Today I read an article* that stopped my heart. It was about a seminar for caregivers of dementia patients. The topic: How brain damage from dementia affects behavior and how caregivers should respond to their patients.
My first impulse was to read it; my second was hesitation. What if I find out a lot of things I should have done but didn’t do? What if I made some bad mistakes with Bo? What if I have more regrets? Do I want to know?
Yes. Yes, I do because there are so many other people still taking care of their loved ones with Alzheimer’s or some form of dementia. Maybe I can pass important information to them through this blog.
I actually put the article down and didn’t read beyond the headline for a couple of hours, but when I picked it up again, it sent a bolt through me. It answered questions about perception that Jon and I had for several years: Why did Bo try to step over the flowers in the carpet or step up from the carpet to the wooden floor? Why did he pull back instead of following when Jon stood in front and held his hands? Why was he so afraid on the stairs? Why didn’t he see the dog sitting beside him?
Oh, how I wish I had known that …
“….the visual field [of the dementia patient] narrows considerably, especially when they are frightened. A 20-year-old ‘s peripheral vision can detect his moving fingers if he stretches his hands straight out to the side, but someone with mild-stage dementia can see only between two arms thrust straight forward. That means it’s easy for him to think someone is sneaking up on him. If you stand right in front of him, you block his full visual field, which can feel threatening. In other words, it’s best to speak from a distance and approach from the side.”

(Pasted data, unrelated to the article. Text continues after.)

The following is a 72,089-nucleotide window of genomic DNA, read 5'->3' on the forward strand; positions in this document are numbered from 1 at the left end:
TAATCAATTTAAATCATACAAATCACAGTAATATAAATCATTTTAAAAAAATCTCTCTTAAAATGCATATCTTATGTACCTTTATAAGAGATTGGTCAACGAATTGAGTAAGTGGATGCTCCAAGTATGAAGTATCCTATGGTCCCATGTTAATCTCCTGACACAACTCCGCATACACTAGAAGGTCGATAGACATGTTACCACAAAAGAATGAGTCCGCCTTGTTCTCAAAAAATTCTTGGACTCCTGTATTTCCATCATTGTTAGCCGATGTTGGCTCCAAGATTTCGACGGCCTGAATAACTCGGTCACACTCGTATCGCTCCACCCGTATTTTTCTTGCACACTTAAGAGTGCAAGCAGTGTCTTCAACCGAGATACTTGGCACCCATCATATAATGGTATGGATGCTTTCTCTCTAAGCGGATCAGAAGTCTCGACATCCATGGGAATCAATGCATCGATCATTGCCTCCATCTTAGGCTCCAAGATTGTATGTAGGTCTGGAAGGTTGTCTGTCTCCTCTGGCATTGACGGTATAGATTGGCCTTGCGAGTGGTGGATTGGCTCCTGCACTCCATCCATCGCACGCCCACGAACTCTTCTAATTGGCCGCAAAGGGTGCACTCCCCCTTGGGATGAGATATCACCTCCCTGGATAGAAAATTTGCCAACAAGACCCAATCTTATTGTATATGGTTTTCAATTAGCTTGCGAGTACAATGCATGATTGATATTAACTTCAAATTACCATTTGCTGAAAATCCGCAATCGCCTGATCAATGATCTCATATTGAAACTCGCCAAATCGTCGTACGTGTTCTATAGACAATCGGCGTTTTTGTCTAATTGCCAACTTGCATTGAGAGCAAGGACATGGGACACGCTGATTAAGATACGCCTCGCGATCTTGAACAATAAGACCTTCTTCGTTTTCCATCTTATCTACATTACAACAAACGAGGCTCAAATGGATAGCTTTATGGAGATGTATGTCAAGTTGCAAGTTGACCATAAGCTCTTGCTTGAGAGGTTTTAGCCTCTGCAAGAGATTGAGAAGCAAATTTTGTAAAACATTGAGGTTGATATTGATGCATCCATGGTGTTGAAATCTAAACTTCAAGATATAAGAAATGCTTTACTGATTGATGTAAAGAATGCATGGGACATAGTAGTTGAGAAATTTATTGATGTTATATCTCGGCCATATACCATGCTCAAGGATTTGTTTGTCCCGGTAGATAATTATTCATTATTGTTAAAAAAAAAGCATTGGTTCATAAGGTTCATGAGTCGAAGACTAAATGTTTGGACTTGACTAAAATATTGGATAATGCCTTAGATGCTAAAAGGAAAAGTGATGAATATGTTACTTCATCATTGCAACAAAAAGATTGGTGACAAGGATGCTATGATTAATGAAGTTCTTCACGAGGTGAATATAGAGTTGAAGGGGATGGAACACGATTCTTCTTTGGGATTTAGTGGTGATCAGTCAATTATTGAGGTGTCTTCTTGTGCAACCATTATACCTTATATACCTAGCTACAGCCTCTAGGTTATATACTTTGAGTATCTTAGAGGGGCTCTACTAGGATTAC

Looking back, I ask myself if I did this, not realizing what I was doing. I know that I usually talked to Bo as I approached. Or I often touched his back or arms with affection and maybe this helped. But I remember the day when Jon, Bo and I were sitting at the kitchen table and the dog came to sit by Bo’s left leg. “Look at the dog,” I said. “She loves you. She wants you to pet her.” But Bo didn’t even see her. He didn’t turn his head. He looked ahead and sort of mumbled. Jon also told him to look, but he didn’t seem to understand. Then I turned his chair so he was facing Emma. Now he noticed her. Jon and I talked about this later. Why hadn’t Bo turned his head to see Emma?
And then the article hit home as I continued reading:
“In later stages of the disease, the brain begins using visual messaging from only one eye, throwing depth perception way off and increasing the risk of falling.”
This was the answer. This was what we didn’t understand. We thought it had something to do with perception but didn’t know what.
Bo would often balk and refuse to move forward. Now I realize that as Jon or Cynthia held his hands in front of him, they blocked his field of vision, and as the article said, he was afraid of falling. This was particularly true on the stairs. But when Jon held his hand from the side, Bo moved forward.
August 13, 2015
I’m very glad that I can pass this information on. I will continue to look for other answers. There’s so much we don’t understand, so much we need to know.
(“How to Talk to Those with Alzheimer’s” by Stacey Burling, The Philadelphia Inquirer, Sunday, January 31, 2015, (Section G1)